The day after I lost my job, I made my mental health a priority. I would never be useful in any job or relationship if was charged by the electricity of anxiety. I started a running routine. My brain is a full bottle of champagne just waiting to be corked and running allows me to pop the cork, no one else. I need an appointment with my own thoughts, but they were so busy they couldn’t fit me in. So it got clogged. I made mistakes, first little ones then much larger ones. Or was it a lot of little ones that made me look like one big failure? Either way, I didn’t have time to organize my (many) thoughts. And the cork blew on me. With running, I am alone in my head, letting it all go. All those analyses, those worries, the funny musings and the downright cliché; it all piled on top of each other, like the laundry I don’t have time to sort. This wasn’t just about something that happened last year or recently; this is a lifetime of bubbling anxiety. I need to get healthy and create my balance. What does that balance look like? A goal of four runs a week that resets every Sunday but understands when things get just so chaotic that routines are broken. It gave me bonus friendship for added accountability that rewards me with mini therapy sessions and sweaty hugs. It gave me legs that could stand an eight-hour bartending shift so that I wouldn’t have to feel financially guilty if I didn’t work a full-time office job any longer.
I am starting to accept my anxiety in all its various forms. It can be a burst of negative thoughts that isolate me to my home. It can be a fight with my husband that scares me into words I would rather not say. It is a pouring out of frustration over two toddlers that never seem to listen. It is a bad tip on a large check or a spreadsheet that doesn’t quite tie. It is a deadline that I didn’t plan adequately to meet or a phone call I dread making. It is finally getting the courage to open my credit card statement or asking my mom for help. I have come to know what anxiety looks like. With each of these toxic moments, I am trying to learn and find something pull me off of the floor, the balance I need to stand tall. It can be a run or a yoga class. It is a long phone call with a good friend. It is actually getting time to hang out with my sister. It is a road trip, with my husband driving and Band of Horses playing. It is how happy my children get when we visit their grandparents. It is Friday night wine and watching true crime stories with my neighbor. It is listening to my favorite podcast “Beautiful Anonymous”, loudly and verbally agreeing with the caller as I clean an empty bar. It is the beautiful shade of dark blue that I painted my bedroom walls. It is the proud little smile I get when someone tells me I am actually a good accountant, or bartender, or Mom. It is an unexpected gift. It is reading a book that I can’t put down. It is writing a verbally eloquent essay. It is random and adolescent conversations with my teenage daughters. It is quoting every line of Spaceballs and still thinking it is the funniest movie ever made. It is realizing the little moments that make me happy, embracing them and using their light to keep the dark monsters quiet. At least that is what balance is starting to look like for me.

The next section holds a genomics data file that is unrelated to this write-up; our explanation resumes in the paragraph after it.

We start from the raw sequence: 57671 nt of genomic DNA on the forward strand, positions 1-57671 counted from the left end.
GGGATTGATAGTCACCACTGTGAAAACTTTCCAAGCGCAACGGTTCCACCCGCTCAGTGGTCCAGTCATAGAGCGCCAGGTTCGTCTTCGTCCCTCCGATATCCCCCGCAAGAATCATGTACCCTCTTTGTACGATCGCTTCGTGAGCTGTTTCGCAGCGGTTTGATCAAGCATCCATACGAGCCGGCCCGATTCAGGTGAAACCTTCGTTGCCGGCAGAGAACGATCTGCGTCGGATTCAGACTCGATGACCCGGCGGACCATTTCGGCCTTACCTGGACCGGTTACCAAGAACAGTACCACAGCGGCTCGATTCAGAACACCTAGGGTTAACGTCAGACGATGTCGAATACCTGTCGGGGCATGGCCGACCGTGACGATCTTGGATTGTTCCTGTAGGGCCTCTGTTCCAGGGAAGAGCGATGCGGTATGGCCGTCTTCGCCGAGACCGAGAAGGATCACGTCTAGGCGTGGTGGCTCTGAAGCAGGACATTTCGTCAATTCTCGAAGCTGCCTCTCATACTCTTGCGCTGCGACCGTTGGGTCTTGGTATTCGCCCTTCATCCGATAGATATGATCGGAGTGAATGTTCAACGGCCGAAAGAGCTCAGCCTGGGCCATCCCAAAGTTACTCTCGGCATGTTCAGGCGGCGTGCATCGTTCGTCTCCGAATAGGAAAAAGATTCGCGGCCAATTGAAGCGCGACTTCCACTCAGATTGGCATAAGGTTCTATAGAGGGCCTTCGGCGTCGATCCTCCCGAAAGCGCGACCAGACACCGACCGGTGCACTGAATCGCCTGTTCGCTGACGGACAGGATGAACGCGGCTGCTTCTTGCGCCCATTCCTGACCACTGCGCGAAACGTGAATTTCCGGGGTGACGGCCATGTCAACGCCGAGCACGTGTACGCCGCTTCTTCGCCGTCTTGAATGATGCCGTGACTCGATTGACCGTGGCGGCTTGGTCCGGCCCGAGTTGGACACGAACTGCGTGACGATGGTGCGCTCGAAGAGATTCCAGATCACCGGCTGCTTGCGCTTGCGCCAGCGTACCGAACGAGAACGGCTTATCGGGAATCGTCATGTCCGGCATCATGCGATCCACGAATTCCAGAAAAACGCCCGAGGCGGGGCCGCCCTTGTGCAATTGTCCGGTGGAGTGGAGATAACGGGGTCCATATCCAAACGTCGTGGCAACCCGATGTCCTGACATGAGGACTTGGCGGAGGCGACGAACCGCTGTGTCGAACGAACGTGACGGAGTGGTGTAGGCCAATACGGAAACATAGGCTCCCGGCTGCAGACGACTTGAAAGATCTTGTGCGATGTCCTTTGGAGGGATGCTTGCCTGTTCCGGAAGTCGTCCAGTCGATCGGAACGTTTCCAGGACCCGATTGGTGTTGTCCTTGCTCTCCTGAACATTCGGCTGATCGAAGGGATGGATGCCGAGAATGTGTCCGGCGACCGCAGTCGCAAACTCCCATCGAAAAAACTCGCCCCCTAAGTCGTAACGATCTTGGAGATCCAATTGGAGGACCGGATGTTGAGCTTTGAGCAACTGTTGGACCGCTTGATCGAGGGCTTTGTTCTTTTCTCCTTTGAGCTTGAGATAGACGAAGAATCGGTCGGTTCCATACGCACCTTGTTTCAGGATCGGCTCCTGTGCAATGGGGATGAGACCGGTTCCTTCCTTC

To read more of Kristen's writing, check out her blog cassidymarierose.com